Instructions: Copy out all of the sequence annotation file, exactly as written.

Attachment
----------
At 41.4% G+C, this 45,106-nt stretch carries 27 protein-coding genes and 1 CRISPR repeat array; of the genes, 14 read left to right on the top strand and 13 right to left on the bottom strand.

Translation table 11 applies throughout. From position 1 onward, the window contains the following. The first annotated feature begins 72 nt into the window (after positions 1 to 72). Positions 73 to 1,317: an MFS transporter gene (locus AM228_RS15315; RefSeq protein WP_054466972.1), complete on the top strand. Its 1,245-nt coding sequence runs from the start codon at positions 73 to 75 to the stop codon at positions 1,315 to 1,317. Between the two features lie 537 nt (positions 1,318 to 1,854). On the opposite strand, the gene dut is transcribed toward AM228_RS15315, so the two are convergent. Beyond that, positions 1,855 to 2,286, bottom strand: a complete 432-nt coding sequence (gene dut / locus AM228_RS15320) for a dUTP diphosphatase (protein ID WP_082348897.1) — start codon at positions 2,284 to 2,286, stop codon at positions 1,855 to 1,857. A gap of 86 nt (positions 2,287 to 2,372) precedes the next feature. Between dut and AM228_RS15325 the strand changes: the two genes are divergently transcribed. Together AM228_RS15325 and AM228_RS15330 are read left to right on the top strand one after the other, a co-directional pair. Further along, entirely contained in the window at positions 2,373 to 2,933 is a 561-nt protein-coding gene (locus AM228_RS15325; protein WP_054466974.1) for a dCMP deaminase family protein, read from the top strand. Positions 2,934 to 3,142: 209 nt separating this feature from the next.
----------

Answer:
At 41.4% G+C, this 45,106-nt stretch carries 27 protein-coding genes and 1 CRISPR repeat array; of the genes, 14 read left to right on the top strand and 13 right to left on the bottom strand.

Translation table 11 applies throughout. From position 1 onward, the window contains the following. The first annotated feature begins 72 nt into the window (after positions 1 to 72). Positions 73 to 1,317: an MFS transporter gene (locus AM228_RS15315; RefSeq protein WP_054466972.1), complete on the top strand. Its 1,245-nt coding sequence runs from the start codon at positions 73 to 75 to the stop codon at positions 1,315 to 1,317. Between the two features lie 537 nt (positions 1,318 to 1,854). On the opposite strand, the gene dut is transcribed toward AM228_RS15315, so the two are convergent. Beyond that, positions 1,855 to 2,286, bottom strand: a complete 432-nt coding sequence (gene dut / locus AM228_RS15320) for a dUTP diphosphatase (protein ID WP_082348897.1) — start codon at positions 2,284 to 2,286, stop codon at positions 1,855 to 1,857. A gap of 86 nt (positions 2,287 to 2,372) precedes the next feature. Between dut and AM228_RS15325 the strand changes: the two genes are divergently transcribed. Together AM228_RS15325 and AM228_RS15330 are read left to right on the top strand one after the other, a co-directional pair. Further along, entirely contained in the window at positions 2,373 to 2,933 is a 561-nt protein-coding gene (locus AM228_RS15325; protein WP_054466974.1) for a dCMP deaminase family protein, read from the top strand. Positions 2,934 to 3,142: 209 nt separating this feature from the next.